Should I proactively try to prevent termites, and if so, how?
I live in NE Kansas - partially wooded area with about 35" of rain a
The house was built in 2000. Original owner has a pest company come
out and spray, set bait traps, etc. I'm inclinded to do as much as I
can myself. I'll spray a perimiter pest spray to keep down spiders,
etc. But what about termites? Is this a serious threat -- one worth
hiring the pros to prevent?
I do it myself. Spray around foundations and keep clear of debris. Few
years ago they hit my neighbor and treatment killed area colony(s).
Termites are fairly easy to spot by tunnels, swarming or infested wood.
The neighbor had done nothing, had an infested wood pile on dirt next to
house and did not notice problem until they swarmed in his basement.
I had spotted termites in the area as stumps close to house were
infested. My spraying and baiting kept them away.
Is there any particular "debris" that is worse than others? We have
shrubs around the house - next to it - touching the house in places.
I'm all for pruning them back as far as I need to - even riping some
out. They are "mulched" with fabric and gravel, which I presume is
good vs wood mulch. We have 20-30 good sized cedar trees about 50'
feet away and in and around them of course is some fallen timber,etc.
Otherwise the area around the house - other than the smaller shrubs -
Stuff I'm using now is more designed for ants. I assume it would kill a
stray termite. Ants coming in, I just ringed the house with Spectracide
and sprayed base of foundation with Termite and Carpenter Ant Killer.
But when I had seen termites in the neighborhood, I put out poison
stakes, forgot brand.
By debris, I generally mean wood on ground and you want to be able to
see termite tunnels on foundation so you don't want things like
woodpiles on dirt next to foundation. They are not going to climb up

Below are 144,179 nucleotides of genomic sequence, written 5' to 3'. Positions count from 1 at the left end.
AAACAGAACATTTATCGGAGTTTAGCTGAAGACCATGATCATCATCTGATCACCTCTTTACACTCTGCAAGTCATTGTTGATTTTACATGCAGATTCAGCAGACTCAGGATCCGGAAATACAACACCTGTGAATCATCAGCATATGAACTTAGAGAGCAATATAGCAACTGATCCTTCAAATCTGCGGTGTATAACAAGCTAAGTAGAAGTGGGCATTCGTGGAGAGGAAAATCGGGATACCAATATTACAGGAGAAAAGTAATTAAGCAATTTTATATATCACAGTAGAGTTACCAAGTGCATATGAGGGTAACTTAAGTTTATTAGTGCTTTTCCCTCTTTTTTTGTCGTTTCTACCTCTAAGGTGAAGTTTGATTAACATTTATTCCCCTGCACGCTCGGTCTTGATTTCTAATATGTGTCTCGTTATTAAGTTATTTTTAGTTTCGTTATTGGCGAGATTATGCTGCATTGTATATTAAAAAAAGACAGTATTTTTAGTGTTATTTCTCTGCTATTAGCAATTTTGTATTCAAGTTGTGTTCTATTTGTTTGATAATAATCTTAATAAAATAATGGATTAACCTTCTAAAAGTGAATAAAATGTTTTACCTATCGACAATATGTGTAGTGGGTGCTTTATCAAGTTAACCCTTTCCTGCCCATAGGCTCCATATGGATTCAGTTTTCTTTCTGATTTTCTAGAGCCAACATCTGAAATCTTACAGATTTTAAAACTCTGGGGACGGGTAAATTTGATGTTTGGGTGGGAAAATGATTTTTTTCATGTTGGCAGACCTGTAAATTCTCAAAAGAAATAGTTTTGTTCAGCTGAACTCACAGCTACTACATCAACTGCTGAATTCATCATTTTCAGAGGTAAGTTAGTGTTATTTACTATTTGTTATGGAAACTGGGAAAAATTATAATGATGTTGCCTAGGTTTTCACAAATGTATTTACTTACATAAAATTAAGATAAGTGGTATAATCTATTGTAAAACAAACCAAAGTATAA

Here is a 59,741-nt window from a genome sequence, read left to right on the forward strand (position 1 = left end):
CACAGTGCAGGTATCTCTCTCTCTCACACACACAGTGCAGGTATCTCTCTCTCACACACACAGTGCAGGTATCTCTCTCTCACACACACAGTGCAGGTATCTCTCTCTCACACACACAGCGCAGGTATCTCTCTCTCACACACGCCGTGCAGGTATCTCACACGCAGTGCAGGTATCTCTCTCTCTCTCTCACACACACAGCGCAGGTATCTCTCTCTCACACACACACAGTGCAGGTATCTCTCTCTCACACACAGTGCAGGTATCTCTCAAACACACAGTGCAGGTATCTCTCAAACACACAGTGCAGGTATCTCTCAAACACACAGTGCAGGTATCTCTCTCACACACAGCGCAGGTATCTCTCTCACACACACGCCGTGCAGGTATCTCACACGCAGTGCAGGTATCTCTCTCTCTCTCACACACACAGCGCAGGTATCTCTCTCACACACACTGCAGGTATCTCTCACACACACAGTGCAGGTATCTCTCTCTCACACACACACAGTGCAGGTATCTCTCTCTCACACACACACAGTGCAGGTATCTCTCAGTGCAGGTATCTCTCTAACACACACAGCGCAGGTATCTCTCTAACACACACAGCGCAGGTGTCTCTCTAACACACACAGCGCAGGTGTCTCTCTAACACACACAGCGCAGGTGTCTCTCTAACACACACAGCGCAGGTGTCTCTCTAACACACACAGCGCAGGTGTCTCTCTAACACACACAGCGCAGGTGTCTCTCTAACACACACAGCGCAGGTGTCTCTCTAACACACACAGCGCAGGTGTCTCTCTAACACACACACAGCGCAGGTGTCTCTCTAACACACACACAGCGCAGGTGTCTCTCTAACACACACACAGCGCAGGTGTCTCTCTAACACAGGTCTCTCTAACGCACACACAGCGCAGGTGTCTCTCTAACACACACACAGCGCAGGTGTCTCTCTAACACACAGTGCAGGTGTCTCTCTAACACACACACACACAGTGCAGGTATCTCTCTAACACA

bushes and attack from there. Tunnels to get over barriers like cement
keep out light and supply moisture. The mud tunnels are easy to spot
but you won't see termites unless you break tunnel or infested wood.
If you live in wooded area, check stray logs or stumps to see if
infested. As others said, and I observed colony can attack areas
hundreds of feet away. The juvenile hormone that my neighbors treatment
company used wiped out the termites attacking woodpiles and stumps on or
near my lot so my concern level is far less at this time.
Those are only SUBTERRANEAN termites. Dry-wood and damp-wood termites
do no build mud tubes.
unless the tubes are behind overgrowth, on the inside of walls where
pipes penetrate slab, inside of crawl space, etc.
It would be abnormal NOT to find termites in a dead stump. They BELONG
Come May-June, termites swarm. Good reason to keep home in good
condition (caulked, painted, wood repaired, landscaping not touching)
and to understand termites active in one's area, means of preventing
infestation and signs to look for. They are not all treatable with the
same remedies - good reason to check in the local or county extension
1. No wood on or in the soil. House builders often leave stumps or
scrap wood buried.
2. No mulch close to the house. The loose, damp soil underneath makes
it easy for termite scouts to tunnel to the house.
3. Boron treatment for most vulnerable wood, such as what lies on the
foundation. The preferred chemical is like borax but penetrates better.
It's harmless to mammals but stops insects and rot. It comes as a
powder or a honeylike liquid. You add water and apply with a sprayer or
brush. Because it's a mineral, it remains in the wood indefinitely.
The termite who takes a bite will go home and poison his colony.
4. Termidor. It uses the same insecticide found in dog shampoos. It
lasts indefinitely in soil. The termite who crawls through treated soil
will go home and poison his colony.
Second the Termidor product. It's available on Ebay and it ain't cheap!
It is, however, FAR cheaper than a commercial application.
You might use the web to familiarize yourself on the science behind the
product and the studies done.
A termite nest may be a long way from your house - maybe several hundred
feet - and a single colony can be simultaneously attacking several homes
within its range. Typical barrier methodologies just keep the critters away
from your house (temporarily) while they wait for the chemicals to degrade.
Then they're back with a vengence! Termidor and its cousins eradate the
Your neighbors will thank you. May even give you a fruitcake.
"I used Spectracide baits and got rid of termites, about maybe 70-100$
at HD. You can with bait identify if they are there."
I have been using baits on a town home we own.
So far we have gone through 3 or 4 "kits" (I have lost count) of 20 baits.
There is no question that "something" is eating the baits but there isn't
any signs of termines in the house or of termite swarms (wings, etc.).
Insofar as I have had accesss to basement wood I have sprayed and put down
Still crossing my fingers.
You cant go wrong with Termidor. I paid $850 rto have my house